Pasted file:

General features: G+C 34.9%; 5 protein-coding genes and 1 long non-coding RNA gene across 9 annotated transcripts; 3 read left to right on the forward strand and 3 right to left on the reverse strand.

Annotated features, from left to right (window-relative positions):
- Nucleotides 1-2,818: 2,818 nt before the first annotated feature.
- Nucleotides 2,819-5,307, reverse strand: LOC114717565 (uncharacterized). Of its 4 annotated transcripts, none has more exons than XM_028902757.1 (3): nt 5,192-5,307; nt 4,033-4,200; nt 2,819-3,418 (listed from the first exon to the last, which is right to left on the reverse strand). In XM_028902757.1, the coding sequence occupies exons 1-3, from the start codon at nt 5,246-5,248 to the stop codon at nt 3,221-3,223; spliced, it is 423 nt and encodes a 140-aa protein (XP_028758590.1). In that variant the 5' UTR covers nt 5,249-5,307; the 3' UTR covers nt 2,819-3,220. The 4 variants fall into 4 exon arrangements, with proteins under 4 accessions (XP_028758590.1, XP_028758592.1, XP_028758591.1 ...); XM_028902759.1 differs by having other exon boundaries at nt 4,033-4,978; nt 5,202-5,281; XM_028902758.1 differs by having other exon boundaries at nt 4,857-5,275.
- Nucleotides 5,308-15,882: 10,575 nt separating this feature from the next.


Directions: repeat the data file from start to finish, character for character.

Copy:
General features: G+C 34.9%; 5 protein-coding genes and 1 long non-coding RNA gene across 9 annotated transcripts; 3 read left to right on the forward strand and 3 right to left on the reverse strand.

Annotated features, from left to right (window-relative positions):
- Nucleotides 1-2,818: 2,818 nt before the first annotated feature.
- Nucleotides 2,819-5,307, reverse strand: LOC114717565 (uncharacterized). Of its 4 annotated transcripts, none has more exons than XM_028902757.1 (3): nt 5,192-5,307; nt 4,033-4,200; nt 2,819-3,418 (listed from the first exon to the last, which is right to left on the reverse strand). In XM_028902757.1, the coding sequence occupies exons 1-3, from the start codon at nt 5,246-5,248 to the stop codon at nt 3,221-3,223; spliced, it is 423 nt and encodes a 140-aa protein (XP_028758590.1). In that variant the 5' UTR covers nt 5,249-5,307; the 3' UTR covers nt 2,819-3,220. The 4 variants fall into 4 exon arrangements, with proteins under 4 accessions (XP_028758590.1, XP_028758592.1, XP_028758591.1 ...); XM_028902759.1 differs by having other exon boundaries at nt 4,033-4,978; nt 5,202-5,281; XM_028902758.1 differs by having other exon boundaries at nt 4,857-5,275.
- Nucleotides 5,308-15,882: 10,575 nt separating this feature from the next.